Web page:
From left, NATO Secretary General Jens Stoltenberg, Dutch Prime Minister Mark Rutte, Denmark s Prime Minister Mette Frederiksen and Belgium s Prime Minister Alexander de Croo during a joint press conference after their pre-NATO summit meeting in The Hague, Netherlands, Tuesday, June 14, 2022. AP
The support was voiced after an informal gathering at Dutch Prime Minister Mark Rutte's official residence in The Hague co-hosted by his Danish counterpart, Mette Frederiksen. The other leaders attending were Romania's president and the prime ministers of Belgium, Poland, Portugal and Latvia.
``My message on Swedish and Finnish membership is that I strongly welcome that,`` said NATO Secretary-General Jens Stoltenberg, who also attended. ``It's an historic decision. It will strengthen them, it will strengthen us.''
But he said the alliance also has to take seriously concerns raised by Turkish President Recep Tayyip Erdogan, who has vetoed membership for the two countries until they change their policies on supporting Kurdish militants deemed by Ankara to be terrorists.
``There is no other NATO ally that has suffered more terrorist attacks than Turkey,'' Stoltenberg said.
Stoltenberg said Monday that he was glad the Swedish government had confirmed its ``readiness to address Turkey's concerns as part of assuming the obligations of future NATO membership.''
Polish Prime Minister Mateusz Morawiecki, meanwhile, criticized the support so far for Ukraine, which has time and again called for more and heavier weapons.
``We have not done enough defend Ukraine, to support Ukrainian people to defend their freedom and sovereignty. And this is why I urge you, I asked you to do much more to deliver weapon, artillery to Ukraine,'' Morawiecki said.
``Where is our credibility if Ukraine fails? Can we imagine that Ukraine fails and we revert back to business as usual? I hope not,'' he added.
The meeting came ahead of a June 29-30 NATO summit in Madrid that will seek to set a tough course for the alliance in coming years.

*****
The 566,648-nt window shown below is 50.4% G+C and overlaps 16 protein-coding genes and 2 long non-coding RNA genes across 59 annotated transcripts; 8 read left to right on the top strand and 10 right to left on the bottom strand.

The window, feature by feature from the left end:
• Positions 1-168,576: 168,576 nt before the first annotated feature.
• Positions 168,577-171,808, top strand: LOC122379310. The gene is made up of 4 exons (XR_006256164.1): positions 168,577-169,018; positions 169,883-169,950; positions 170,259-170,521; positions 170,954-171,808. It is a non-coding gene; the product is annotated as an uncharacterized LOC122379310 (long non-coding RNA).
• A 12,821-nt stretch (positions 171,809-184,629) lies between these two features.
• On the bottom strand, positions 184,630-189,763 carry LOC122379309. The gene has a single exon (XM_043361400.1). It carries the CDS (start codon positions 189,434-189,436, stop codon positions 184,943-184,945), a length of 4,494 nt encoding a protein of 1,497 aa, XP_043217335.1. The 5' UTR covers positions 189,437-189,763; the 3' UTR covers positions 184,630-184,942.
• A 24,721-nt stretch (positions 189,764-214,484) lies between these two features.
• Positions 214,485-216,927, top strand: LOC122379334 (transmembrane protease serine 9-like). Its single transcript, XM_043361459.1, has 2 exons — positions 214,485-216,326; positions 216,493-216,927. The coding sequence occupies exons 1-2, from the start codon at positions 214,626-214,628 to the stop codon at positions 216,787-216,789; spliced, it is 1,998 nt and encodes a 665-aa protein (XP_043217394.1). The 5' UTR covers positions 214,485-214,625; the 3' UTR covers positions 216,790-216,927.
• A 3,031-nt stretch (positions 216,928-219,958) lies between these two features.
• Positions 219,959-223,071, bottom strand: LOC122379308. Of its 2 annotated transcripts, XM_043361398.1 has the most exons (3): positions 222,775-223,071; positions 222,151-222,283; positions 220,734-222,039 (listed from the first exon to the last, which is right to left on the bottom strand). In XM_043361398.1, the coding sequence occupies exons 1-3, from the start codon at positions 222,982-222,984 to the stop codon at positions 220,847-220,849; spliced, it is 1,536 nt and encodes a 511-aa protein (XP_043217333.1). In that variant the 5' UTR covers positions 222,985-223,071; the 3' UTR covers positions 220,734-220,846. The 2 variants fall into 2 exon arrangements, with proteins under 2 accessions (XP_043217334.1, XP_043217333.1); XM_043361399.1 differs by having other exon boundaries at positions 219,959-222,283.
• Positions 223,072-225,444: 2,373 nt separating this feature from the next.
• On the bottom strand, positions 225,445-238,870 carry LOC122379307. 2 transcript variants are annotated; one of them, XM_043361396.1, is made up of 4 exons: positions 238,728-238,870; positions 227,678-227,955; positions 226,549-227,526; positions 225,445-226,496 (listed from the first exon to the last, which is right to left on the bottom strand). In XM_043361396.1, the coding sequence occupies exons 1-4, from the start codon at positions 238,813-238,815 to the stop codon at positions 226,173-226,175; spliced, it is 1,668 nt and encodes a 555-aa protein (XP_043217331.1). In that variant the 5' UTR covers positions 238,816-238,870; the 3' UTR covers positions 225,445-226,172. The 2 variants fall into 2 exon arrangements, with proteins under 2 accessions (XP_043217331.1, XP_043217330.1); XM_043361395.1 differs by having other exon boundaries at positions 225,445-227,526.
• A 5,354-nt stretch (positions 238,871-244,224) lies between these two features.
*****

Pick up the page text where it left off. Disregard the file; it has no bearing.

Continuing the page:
Stoltenberg said the alliance has beefed up its defenses following Russia's invasion of Ukraine, reinforcing ``our ability to protect and defend every inch of NATO allied territory.''
He said that in Madrid, ``we will take the next steps and agree a major strengthening of our posture. Tonight we discussed the need for more robust and combat ready forward presence, even higher readiness and more pre-positioned equipment and supplies.''
He also said that ``Ukraine should have more heavy weapons, and NATO allies and partners have provided the heavy weapons now for actually a long time. But they are also stepping up.''
The meeting followed a gathering Friday in Bucharest of nine NATO nations on the alliance's eastern flank where some leaders urged NATO to step up protection in light of Russia's protracted war against Ukraine.
``We need to make sure that NATO is able and prepared to respond effectively and calibrated to the threats it faces,'' Romanian President Klaus Iohannis told reporters after Friday's meeting. ``The alliance needs to be able to defend every inch of its territory.''
Three NATO members, Bulgaria, Romania and Turkey, border the Black Sea, which has turned into a key battleground in the war in Ukraine.